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Friday, July 19, 2013

Klimt, Gustav


Schubert at the piano
1899
oil on canvas
150 x 200 cm
Destroyed

A Greek industrialist, a patron of the arts and a music lover, particularly of the music of Franz Schubert, commissioned Klimt to paint "Schubert at the Piano" for decoration above the door in his music room. A poet, essayist and critic once wrote: “In my opinion Klimt’s Schubert is the finest painting ever done by an Austrian." But, we can't see "Schubert at the Piano" in any museum. This and the other Klimt paintings collected by Lederer, a wealthy Viennese art patron who collected 14 spectacular Klimt paintings, were destroyed in 1945 when retreating Nazis set on fire. 

"I have never painted a self-portrait. I am less interested in myself as a subject for a painting than I am in other people, above all women... There is nothing special about me. I am a painter who paints day after day from morning to night... Who ever wants to know something about me... ought to look carefully at my pictures." (Klimt)

Gustav Klimt (1862 - 1918) was an Austrian Symbolist painter and one of the most prominent members of the Vienna Secession movement. He was born in Baumgarten, near Vienna, Austria, the second of seven children. His father was a gold engraver and his mother had unrealized ambition to be a musical performer. He was educated at the Vienna Kunstgewerbe Art School. He lived in poverty for most of his childhood, as work was scarce and the economy difficult for immigrants.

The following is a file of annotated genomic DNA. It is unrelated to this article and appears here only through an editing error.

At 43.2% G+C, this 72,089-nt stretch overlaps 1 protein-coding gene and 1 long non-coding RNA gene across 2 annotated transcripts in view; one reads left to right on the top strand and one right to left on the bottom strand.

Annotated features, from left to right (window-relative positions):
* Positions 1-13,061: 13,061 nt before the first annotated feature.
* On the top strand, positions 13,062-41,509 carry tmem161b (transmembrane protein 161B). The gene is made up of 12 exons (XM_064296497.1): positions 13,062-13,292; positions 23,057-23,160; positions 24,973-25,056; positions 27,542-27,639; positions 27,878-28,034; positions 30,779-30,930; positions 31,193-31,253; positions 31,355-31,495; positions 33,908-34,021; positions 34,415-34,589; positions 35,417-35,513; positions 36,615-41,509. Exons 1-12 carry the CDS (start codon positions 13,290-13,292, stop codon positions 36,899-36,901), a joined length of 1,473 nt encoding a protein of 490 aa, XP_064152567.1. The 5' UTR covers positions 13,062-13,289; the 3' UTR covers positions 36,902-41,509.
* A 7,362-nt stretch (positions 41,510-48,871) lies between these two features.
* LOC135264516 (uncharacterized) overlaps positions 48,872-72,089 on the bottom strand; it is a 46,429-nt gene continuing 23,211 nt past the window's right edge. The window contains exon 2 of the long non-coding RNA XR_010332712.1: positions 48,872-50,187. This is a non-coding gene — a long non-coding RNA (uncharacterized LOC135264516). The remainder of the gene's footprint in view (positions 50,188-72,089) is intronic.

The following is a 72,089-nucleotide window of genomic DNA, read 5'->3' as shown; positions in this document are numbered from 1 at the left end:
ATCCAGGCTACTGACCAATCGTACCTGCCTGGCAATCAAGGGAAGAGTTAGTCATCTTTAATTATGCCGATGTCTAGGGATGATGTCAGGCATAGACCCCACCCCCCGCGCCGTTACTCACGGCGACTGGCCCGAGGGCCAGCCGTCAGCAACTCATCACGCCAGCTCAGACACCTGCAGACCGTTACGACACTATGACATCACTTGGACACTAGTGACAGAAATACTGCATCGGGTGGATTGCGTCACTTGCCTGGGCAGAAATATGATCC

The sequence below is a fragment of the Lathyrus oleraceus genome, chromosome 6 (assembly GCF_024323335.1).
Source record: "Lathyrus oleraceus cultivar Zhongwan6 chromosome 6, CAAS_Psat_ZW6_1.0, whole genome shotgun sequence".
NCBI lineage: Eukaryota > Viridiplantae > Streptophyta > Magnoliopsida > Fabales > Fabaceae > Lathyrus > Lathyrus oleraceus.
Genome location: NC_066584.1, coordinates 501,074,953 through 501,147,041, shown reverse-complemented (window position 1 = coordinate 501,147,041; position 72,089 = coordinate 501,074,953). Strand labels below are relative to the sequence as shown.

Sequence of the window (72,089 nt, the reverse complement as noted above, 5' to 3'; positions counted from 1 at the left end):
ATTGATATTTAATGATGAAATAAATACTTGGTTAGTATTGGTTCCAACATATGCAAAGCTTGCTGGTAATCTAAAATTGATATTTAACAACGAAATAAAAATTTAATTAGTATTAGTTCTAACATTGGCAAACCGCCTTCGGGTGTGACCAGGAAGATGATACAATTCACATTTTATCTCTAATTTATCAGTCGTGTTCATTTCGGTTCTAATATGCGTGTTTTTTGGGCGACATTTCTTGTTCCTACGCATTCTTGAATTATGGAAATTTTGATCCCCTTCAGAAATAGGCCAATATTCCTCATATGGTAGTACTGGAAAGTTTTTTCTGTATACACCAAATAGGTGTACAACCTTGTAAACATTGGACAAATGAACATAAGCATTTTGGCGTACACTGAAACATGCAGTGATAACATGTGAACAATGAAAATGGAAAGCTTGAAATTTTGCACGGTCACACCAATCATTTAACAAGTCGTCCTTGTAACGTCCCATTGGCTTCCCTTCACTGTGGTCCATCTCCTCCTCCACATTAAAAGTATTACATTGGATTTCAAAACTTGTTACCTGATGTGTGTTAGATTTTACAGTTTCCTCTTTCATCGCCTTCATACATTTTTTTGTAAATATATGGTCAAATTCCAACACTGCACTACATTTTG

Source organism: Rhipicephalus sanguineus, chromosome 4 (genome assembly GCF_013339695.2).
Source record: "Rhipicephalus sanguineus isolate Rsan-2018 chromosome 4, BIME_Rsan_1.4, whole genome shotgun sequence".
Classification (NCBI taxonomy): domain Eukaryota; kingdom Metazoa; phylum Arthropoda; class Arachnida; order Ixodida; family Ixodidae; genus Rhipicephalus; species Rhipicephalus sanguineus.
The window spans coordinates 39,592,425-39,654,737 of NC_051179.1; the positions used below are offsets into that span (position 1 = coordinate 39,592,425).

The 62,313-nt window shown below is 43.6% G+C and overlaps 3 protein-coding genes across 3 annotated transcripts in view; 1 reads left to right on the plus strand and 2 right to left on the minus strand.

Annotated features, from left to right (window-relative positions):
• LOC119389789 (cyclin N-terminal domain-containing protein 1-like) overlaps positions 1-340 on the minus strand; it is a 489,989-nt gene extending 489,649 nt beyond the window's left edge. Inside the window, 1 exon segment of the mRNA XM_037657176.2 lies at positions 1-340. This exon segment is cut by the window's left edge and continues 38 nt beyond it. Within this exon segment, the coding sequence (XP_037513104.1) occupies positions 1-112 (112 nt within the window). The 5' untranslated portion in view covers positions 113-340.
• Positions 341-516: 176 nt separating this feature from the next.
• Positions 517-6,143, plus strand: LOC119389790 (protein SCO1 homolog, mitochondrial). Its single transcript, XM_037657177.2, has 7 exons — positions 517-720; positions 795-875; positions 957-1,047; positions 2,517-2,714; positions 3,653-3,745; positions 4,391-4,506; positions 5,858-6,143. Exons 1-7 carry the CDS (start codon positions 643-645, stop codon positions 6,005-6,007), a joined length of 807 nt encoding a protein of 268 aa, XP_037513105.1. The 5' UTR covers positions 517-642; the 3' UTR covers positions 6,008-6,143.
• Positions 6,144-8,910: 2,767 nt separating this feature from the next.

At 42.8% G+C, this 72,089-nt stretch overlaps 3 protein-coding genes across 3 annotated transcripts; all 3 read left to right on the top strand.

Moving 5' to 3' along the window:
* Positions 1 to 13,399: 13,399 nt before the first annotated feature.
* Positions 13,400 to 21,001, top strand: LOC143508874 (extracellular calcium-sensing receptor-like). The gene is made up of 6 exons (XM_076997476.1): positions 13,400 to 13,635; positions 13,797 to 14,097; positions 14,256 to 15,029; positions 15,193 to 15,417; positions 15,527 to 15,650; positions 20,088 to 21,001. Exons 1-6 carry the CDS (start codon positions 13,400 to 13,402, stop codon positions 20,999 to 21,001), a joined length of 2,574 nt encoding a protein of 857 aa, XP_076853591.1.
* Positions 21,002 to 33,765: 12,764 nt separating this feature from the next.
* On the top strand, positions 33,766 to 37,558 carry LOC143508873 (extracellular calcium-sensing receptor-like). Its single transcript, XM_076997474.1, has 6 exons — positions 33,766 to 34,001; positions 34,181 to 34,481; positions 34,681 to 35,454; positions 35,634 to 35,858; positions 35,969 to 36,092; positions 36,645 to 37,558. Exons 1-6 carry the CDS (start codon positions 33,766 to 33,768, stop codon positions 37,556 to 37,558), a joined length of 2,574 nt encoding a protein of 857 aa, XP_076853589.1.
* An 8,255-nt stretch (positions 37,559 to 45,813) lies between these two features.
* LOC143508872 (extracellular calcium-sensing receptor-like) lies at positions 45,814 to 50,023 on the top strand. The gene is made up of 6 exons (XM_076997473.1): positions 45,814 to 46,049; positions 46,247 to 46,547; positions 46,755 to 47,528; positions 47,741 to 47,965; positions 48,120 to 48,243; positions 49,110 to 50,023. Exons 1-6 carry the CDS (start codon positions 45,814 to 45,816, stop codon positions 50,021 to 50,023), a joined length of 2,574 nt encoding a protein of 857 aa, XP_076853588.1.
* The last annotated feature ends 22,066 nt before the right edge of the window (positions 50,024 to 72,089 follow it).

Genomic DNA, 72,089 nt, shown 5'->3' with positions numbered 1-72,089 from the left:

Klimt's major works include paintings, murals, sketches, and other art objects. His primary subject was the female body, and his works are marked by a frank eroticism. His work is distinguished by an elegant use of gold backgrounds and mosaic patterns. His elaborate, explicitly sensual works expressed themes of regeneration, love and death, and incorporated Egyptian, Classical Greek, Byzantine and Medieval styles. He was also inspired by engravings of Albrecht Durer, late medieval European painting, and Japanese Ukiyo-e. In synthesizing these diverse sources, his art achieved both individuality and extreme elegance. Throughout his life, although he was a controversial painter due to his subject matter, he was made an honorary member of the Universities of Vienna and of Munich. He was also a founding member and president of the Vienna Secession, which sought to create a platform for new and unconventional artists, bring new artists to Vienna, and created a magazine to showcase its member’ work.

Klimt lived a simple, cloistered life, in which he avoided other artists and cafe society. He often wore a long robe, sandals, and no undergarments. He also had many discreet affairs with women, and fathered at least 14 children. This may be an indication of his passion for women, their form and sexuality, which was the main focus of many of his works. The majority of his paintings were characterized by golden or colored swirling designs, spirals, and phallic shapes, depicting dominant women in erotic positions.

Klimt died of pneumonia in the influenza epidemic of 1918 and was interred at the Hietzing Cemetery, Vienna. He continued painting until the very end and many of his final works remained unfinished, leaving behind a posthumous legacy that few artists can rival. Laying the groundwork for Art Deco and Modernism, his creative influence can still be seen in today’s art, decorations and jewelry. Klimt's paintings have brought in the highest amounts ever paid at auction.